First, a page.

Advertising as a Subset of Marketing
I generally classify advertising as any form of media that presents the consumer with a clear "call to action." Simply put, the call to action is the button that says, "Click here." It's the voiceover telling the consumer, "Call now," and it's the banner ad that tells you, "Come Play, My Lord." The purpose of media like teasers, trailers and screenshots is to generate excitement and buzz. While I hate piling critiques on a person who I admire, Nicholas Lovell states in his article, "I mean any muppet could spend $1 million on some TV ads, a few magazine spreads and the usual web suspects like Eurogamer and IGN right."

Could that Muppet research the demographics and purchasing behaviors of the audiences of those selected networks? Could that hunk of singing felt create an online campaign tightly geo-targeted to population statistics and accurately distribute the media budget to the areas that have high concentrations of likely purchasers? It's doubtful. While I understand the tendency to view spending the marketing budget on advertisements about as accurate as a monkey with a machine gun. While, that monkey will hit the target every once in a while, modern digital media has become so accurate with targeting and reporting, I'd be able to tell you if the ad, "Buy Now!" performs better than the ad "Buy NOW!" (For the record, "Buy Now!" works better, apparently people think the "Buy NOW!" ad's yelling at them for some reason).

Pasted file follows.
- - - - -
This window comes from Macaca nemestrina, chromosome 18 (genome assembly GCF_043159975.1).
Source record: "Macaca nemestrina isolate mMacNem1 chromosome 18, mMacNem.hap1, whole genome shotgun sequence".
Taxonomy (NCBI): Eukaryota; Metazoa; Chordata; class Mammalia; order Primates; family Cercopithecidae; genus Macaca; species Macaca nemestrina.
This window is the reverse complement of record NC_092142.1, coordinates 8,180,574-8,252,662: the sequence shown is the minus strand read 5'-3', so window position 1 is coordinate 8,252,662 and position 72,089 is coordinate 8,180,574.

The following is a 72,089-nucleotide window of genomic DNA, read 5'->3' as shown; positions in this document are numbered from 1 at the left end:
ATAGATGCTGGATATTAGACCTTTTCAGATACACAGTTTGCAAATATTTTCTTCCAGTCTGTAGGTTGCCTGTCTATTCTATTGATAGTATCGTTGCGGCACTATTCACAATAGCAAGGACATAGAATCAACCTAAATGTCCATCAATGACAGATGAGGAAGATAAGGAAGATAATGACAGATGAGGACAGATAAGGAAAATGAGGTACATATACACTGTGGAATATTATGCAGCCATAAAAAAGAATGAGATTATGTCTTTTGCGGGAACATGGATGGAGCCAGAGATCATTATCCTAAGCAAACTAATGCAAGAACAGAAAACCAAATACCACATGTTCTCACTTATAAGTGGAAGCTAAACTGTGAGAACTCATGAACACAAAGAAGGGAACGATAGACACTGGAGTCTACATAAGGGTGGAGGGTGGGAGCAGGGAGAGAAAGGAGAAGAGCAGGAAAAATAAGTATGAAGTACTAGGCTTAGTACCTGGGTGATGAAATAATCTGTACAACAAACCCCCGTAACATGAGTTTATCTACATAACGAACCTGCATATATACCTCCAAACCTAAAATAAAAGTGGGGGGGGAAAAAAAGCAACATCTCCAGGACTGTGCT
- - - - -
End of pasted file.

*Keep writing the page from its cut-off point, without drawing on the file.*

Now that I've essentially unloaded on an unsuspecting Nicholas Lovell, I think both he and Stew were mostly right. Integrating marketing during each phase of the game development process can lead to a better game, a clearer message of value to the community, an excellent reception upon sales day, and of course, higher profits. My disagreement was primarily to clarify some of the common fallacies that I've tried to address during my career as a marketer. Where do you draw those lines between marketing and development? Are those lines clearly delineated or are they merely fuzzy interactions of overlapping skills?

I call it "making sausage" because when the marketing, product and development teams start the process of balancing the different goals of each team, often, it's not a smooth process. The creative vision can be compromised with too much reliance on focus group information. The game could be a product of pure creativity and passion and yet have no audience. Technological constraints like game balance and level design can put artificial restrictions on the vision and limit what the marketer can reveal. When the smoke clears and the people are picking shrapnel out of their skin, the vision of the game, balanced with technology and marketing can produce amazing works of art. When they're out of balance, the game suffers.

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